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Politics & Government

Cuomo Tells Brooklyn Democrats: ‘Primaries Are Hard’ Governor Makes Appearance at Seddio Breakfast at Junior’s

Fresh off his big win over actress Cynthia Nixon in the Democratic primary, Gov. Andrew Cuomo told Brooklyn elected officials and activists that primaries are always difficult because of the divisions they unearth within a political party, but he added that now it’s time for Democrats to unite and work toward victory in the Nov. 6 election.

“Primaries are hard. It is hard to fight within the family,” Cuomo told scores of politicians and Democratic Party district leaders at a post-primary breakfast at the world-famous Junior’s restaurant in downtown Brooklyn hosted by Brooklyn Democratic Party Chairperson Frank Seddio on Monday morning.

Cuomo beat Nixon, a first-time candidate, by more than 30 percentage points in the Democratic primary on Sept. 13.

Cuomo said he was pleased with the large voter turnout, which saw more than a million voters go to the polls. “New Yorkers are smarter than the average bear and this election showed that.” he said. “We’re going to go forward from here.”

The governor, who is seeking a third term, will face Republican Marc Molinaro in November.

In his introduction of Cuomo, Seddio praised the governor’s leadership skills. “Let’s talk about governing, which a lot of people never understand. You have to know how to administer,” Seddio said.

Cuomo, in turn, paid tribute to Seddio, the man who leads Democratic soldiers in Brooklyn into battle in elections. “Frank Seddio has forgotten more about politics than I will ever know,” the governor said.

Seddio has a reputation as a brilliant political tactician.

Democrats from all over the borough came to Junior’s to eat eggs, French toast and bacon with Seddio, and to rub elbows with party leaders.

Among the famous faces at the event were Lt. Gov. Kathy Hochul, U.S. Rep. Jerrold Nadler, State Comptroller Thomas DiNapoli, City Comptroller Scott Stringer, state Senators Diane Savino and Roxanne Persaud, Assemblymembers Felix Ortiz, Jesse Hamilton, Rodneyse Bichotte, Jaime Williams, Maritza Davila, Latrice Walker, Nick Perry and Robert Carroll, and City Councilmembers Justin Brannan, Brad Lander, Robert Cornegy, Jumaane Williams and Kalman Yeger, and former Councilmembers Vincent Gentile and Domenic Recchia.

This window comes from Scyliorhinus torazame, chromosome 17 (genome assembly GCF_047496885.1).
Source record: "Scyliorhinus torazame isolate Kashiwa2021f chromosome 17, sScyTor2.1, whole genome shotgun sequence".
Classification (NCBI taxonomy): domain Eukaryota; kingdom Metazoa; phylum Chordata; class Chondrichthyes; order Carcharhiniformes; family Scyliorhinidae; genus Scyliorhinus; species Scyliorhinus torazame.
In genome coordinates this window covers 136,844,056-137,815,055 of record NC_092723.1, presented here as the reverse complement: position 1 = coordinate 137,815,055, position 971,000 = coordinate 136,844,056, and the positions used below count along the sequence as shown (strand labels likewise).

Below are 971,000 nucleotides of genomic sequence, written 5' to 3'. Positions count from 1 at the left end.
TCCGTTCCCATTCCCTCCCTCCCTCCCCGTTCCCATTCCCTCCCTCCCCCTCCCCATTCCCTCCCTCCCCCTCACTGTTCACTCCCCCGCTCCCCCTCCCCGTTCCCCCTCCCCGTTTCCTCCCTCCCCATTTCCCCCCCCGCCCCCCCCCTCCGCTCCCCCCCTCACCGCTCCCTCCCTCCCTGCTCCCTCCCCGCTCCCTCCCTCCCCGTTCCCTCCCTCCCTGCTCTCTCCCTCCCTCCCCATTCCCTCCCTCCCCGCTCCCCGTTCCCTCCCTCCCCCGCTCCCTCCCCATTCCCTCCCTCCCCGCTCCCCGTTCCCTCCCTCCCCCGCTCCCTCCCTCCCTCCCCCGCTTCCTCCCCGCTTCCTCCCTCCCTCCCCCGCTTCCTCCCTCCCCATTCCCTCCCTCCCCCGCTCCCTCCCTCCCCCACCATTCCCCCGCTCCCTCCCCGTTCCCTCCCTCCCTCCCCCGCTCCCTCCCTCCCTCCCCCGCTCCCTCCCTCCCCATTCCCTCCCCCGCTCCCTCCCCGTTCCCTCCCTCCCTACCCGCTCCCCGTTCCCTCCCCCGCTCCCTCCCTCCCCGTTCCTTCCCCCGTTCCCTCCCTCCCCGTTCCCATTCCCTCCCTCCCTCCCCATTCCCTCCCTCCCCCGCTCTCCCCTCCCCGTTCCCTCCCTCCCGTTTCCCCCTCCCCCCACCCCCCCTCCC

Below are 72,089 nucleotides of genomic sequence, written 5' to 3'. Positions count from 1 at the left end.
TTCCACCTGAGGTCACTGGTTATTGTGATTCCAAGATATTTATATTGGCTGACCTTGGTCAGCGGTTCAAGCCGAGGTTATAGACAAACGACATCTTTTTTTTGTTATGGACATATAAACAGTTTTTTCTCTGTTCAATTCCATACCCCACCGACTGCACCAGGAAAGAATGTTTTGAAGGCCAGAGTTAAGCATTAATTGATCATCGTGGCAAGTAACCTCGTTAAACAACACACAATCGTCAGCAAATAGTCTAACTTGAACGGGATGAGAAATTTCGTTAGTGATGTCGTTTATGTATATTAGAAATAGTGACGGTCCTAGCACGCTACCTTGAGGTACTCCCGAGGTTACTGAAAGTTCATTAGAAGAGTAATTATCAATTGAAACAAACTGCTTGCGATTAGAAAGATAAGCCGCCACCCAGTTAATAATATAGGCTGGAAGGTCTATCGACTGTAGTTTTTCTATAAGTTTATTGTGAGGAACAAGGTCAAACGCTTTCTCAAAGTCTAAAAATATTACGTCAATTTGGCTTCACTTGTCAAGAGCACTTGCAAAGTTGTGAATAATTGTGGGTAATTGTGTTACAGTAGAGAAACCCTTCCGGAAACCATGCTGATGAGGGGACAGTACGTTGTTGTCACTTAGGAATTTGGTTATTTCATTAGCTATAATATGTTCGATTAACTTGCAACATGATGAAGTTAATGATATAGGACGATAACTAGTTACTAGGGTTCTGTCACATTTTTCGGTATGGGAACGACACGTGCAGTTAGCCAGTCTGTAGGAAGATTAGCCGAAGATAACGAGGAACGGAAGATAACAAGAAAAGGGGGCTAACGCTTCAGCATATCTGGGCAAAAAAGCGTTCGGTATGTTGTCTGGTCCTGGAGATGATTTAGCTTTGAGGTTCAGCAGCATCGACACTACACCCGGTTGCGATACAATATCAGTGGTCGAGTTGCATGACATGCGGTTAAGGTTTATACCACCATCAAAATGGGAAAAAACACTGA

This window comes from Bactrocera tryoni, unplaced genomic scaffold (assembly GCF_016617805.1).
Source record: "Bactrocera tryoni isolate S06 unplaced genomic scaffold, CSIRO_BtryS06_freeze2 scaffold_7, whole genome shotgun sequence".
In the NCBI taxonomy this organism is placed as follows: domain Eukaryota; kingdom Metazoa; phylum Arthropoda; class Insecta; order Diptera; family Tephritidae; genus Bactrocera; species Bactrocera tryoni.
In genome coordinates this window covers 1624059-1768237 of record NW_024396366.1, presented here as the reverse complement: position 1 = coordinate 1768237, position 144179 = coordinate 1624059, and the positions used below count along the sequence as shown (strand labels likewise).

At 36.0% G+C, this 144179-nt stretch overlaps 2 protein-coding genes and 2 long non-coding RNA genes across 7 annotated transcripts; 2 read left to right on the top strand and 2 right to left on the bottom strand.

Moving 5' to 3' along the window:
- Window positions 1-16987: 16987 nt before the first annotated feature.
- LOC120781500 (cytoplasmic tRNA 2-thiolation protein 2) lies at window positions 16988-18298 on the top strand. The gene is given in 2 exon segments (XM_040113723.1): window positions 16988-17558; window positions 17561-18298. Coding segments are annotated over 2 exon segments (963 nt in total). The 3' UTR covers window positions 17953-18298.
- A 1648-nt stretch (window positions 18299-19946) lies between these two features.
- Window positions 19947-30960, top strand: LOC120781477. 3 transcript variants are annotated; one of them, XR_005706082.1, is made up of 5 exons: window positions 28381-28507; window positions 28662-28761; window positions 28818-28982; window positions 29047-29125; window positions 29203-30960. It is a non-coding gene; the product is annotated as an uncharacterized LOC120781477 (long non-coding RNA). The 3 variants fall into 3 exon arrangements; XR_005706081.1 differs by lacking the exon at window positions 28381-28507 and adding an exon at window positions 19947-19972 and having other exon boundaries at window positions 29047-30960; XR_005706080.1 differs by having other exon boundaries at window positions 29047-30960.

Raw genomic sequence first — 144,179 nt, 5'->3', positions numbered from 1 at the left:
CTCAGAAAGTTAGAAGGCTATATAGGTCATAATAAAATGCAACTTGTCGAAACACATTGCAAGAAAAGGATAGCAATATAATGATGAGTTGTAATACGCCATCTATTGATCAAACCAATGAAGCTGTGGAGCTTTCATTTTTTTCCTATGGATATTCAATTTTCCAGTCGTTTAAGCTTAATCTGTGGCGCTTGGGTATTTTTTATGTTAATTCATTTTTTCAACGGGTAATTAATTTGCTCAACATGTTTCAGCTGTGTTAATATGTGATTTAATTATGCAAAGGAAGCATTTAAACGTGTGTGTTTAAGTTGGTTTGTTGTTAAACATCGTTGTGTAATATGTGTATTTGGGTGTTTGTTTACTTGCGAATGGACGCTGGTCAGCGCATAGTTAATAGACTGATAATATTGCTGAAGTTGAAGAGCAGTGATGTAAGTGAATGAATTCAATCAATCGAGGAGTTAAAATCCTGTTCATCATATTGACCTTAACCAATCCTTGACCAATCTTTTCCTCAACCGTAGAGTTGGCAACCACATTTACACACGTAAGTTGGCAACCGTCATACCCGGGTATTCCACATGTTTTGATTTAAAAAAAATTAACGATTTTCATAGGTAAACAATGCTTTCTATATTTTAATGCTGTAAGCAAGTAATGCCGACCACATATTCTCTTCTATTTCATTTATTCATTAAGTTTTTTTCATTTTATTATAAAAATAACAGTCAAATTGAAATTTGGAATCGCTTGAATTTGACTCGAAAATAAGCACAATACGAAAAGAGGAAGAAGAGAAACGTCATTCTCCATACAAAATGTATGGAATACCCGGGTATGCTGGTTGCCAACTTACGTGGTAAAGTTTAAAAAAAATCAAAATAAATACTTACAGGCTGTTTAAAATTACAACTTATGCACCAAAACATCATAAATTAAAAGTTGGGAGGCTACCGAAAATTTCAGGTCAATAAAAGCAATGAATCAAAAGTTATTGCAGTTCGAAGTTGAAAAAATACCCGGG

Brooklyn District Attorney Eric Gonzalez and former Borough President Marty Markowitz were also at Junior’s that morning.

Seddio hosts the breakfast each year to bring the party together after the divisions of the primary season.

This year saw particular upheaval in Brooklyn Democratic politics, as two incumbents, State Senators Martin Dilan and Jesse Hamilton, went down to defeat last week at the hands of younger opponents.

Dilan, who represents Bushwick, Williamsburg and parts of North Brooklyn was beaten by newcomer Julia Salazar. Hamilton, whose district includes Crown Heights, lost to Zellnor Myrie.

Seddio said the party will go all in to help Democrat Andrew Gounardes in his race against Republican incumbent state Sen. Marty Golden. Golden, who represents Bay Ridge, Dyker Heights and parts of Bensonhurst, Gravesend, Marine Park and Gerritsen Beach, is the only Republican state senator in Brooklyn.

Public Advocate Letitia James, who won the primary for state attorney general, also touched on the theme of unity that Cuomo and Seddio tried to convey.

“We’ve got to make sure we heal the divide. We need everyone under this big tent. We’re Democrats and we believe in something bigger than ourselves,” James said.

Hochul, who defeated Councilmember Jumaane Williams in the primary for lieutenant governor, expressed confidence that the party could come together. “We were splintered, but for a very short time,” she said.

She and Seddio shared a laugh during his introduction of her. “We gave 90,000 votes to this young lady,” Seddio said, referring to the number of votes Hochul earned in Brooklyn in the primary. “Actually Frank, it was 95,800,” Hochul said with a smile.

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